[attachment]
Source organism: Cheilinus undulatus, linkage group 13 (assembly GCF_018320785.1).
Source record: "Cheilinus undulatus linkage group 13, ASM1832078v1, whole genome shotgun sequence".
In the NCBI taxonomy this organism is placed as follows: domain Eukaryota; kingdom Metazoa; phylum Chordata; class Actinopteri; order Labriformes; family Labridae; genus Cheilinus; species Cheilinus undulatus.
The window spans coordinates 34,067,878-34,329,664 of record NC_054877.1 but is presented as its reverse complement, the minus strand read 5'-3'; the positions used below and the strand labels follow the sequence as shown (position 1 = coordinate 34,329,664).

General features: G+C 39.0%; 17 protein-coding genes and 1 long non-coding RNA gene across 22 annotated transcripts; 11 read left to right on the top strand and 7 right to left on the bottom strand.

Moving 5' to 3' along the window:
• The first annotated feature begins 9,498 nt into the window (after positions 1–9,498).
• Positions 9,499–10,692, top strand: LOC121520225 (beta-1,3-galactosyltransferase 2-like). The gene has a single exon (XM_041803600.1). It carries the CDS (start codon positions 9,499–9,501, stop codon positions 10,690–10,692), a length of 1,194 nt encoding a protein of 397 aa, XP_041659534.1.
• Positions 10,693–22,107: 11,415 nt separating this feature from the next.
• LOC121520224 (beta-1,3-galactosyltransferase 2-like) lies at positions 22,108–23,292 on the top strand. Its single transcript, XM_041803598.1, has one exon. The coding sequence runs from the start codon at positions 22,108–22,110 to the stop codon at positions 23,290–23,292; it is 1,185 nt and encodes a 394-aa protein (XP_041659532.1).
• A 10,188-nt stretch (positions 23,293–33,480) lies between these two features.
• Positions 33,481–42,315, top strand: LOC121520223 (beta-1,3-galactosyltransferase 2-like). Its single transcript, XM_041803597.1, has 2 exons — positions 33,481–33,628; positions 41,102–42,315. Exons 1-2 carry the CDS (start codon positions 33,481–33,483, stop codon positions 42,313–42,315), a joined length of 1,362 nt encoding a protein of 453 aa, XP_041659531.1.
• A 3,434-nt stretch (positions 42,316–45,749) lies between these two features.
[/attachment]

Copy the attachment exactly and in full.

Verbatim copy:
Source organism: Cheilinus undulatus, linkage group 13 (assembly GCF_018320785.1).
Source record: "Cheilinus undulatus linkage group 13, ASM1832078v1, whole genome shotgun sequence".
In the NCBI taxonomy this organism is placed as follows: domain Eukaryota; kingdom Metazoa; phylum Chordata; class Actinopteri; order Labriformes; family Labridae; genus Cheilinus; species Cheilinus undulatus.
The window spans coordinates 34,067,878-34,329,664 of record NC_054877.1 but is presented as its reverse complement, the minus strand read 5'-3'; the positions used below and the strand labels follow the sequence as shown (position 1 = coordinate 34,329,664).

General features: G+C 39.0%; 17 protein-coding genes and 1 long non-coding RNA gene across 22 annotated transcripts; 11 read left to right on the top strand and 7 right to left on the bottom strand.

Moving 5' to 3' along the window:
• The first annotated feature begins 9,498 nt into the window (after positions 1–9,498).
• Positions 9,499–10,692, top strand: LOC121520225 (beta-1,3-galactosyltransferase 2-like). The gene has a single exon (XM_041803600.1). It carries the CDS (start codon positions 9,499–9,501, stop codon positions 10,690–10,692), a length of 1,194 nt encoding a protein of 397 aa, XP_041659534.1.
• Positions 10,693–22,107: 11,415 nt separating this feature from the next.
• LOC121520224 (beta-1,3-galactosyltransferase 2-like) lies at positions 22,108–23,292 on the top strand. Its single transcript, XM_041803598.1, has one exon. The coding sequence runs from the start codon at positions 22,108–22,110 to the stop codon at positions 23,290–23,292; it is 1,185 nt and encodes a 394-aa protein (XP_041659532.1).
• A 10,188-nt stretch (positions 23,293–33,480) lies between these two features.
• Positions 33,481–42,315, top strand: LOC121520223 (beta-1,3-galactosyltransferase 2-like). Its single transcript, XM_041803597.1, has 2 exons — positions 33,481–33,628; positions 41,102–42,315. Exons 1-2 carry the CDS (start codon positions 33,481–33,483, stop codon positions 42,313–42,315), a joined length of 1,362 nt encoding a protein of 453 aa, XP_041659531.1.
• A 3,434-nt stretch (positions 42,316–45,749) lies between these two features.